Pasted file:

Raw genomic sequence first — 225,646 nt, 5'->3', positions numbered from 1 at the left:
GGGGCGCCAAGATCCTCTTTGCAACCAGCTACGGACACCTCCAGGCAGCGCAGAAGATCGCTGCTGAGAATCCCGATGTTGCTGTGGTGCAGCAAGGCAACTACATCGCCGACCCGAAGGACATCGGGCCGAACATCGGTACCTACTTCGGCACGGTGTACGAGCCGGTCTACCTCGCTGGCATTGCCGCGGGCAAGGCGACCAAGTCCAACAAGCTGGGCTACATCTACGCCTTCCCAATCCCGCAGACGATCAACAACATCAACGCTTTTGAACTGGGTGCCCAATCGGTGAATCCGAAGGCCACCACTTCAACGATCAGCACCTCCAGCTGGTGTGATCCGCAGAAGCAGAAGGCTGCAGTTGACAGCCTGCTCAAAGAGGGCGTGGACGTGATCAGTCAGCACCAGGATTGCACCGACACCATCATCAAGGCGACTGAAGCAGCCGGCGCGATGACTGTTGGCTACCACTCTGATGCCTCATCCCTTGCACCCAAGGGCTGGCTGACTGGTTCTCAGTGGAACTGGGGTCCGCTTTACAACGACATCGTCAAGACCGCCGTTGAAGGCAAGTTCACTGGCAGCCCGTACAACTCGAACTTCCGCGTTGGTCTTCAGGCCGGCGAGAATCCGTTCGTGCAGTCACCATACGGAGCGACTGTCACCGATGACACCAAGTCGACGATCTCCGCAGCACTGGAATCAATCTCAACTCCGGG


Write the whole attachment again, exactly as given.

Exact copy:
Raw genomic sequence first — 225,646 nt, 5'->3', positions numbered from 1 at the left:
GGGGCGCCAAGATCCTCTTTGCAACCAGCTACGGACACCTCCAGGCAGCGCAGAAGATCGCTGCTGAGAATCCCGATGTTGCTGTGGTGCAGCAAGGCAACTACATCGCCGACCCGAAGGACATCGGGCCGAACATCGGTACCTACTTCGGCACGGTGTACGAGCCGGTCTACCTCGCTGGCATTGCCGCGGGCAAGGCGACCAAGTCCAACAAGCTGGGCTACATCTACGCCTTCCCAATCCCGCAGACGATCAACAACATCAACGCTTTTGAACTGGGTGCCCAATCGGTGAATCCGAAGGCCACCACTTCAACGATCAGCACCTCCAGCTGGTGTGATCCGCAGAAGCAGAAGGCTGCAGTTGACAGCCTGCTCAAAGAGGGCGTGGACGTGATCAGTCAGCACCAGGATTGCACCGACACCATCATCAAGGCGACTGAAGCAGCCGGCGCGATGACTGTTGGCTACCACTCTGATGCCTCATCCCTTGCACCCAAGGGCTGGCTGACTGGTTCTCAGTGGAACTGGGGTCCGCTTTACAACGACATCGTCAAGACCGCCGTTGAAGGCAAGTTCACTGGCAGCCCGTACAACTCGAACTTCCGCGTTGGTCTTCAGGCCGGCGAGAATCCGTTCGTGCAGTCACCATACGGAGCGACTGTCACCGATGACACCAAGTCGACGATCTCCGCAGCACTGGAATCAATCTCAACTCCGGG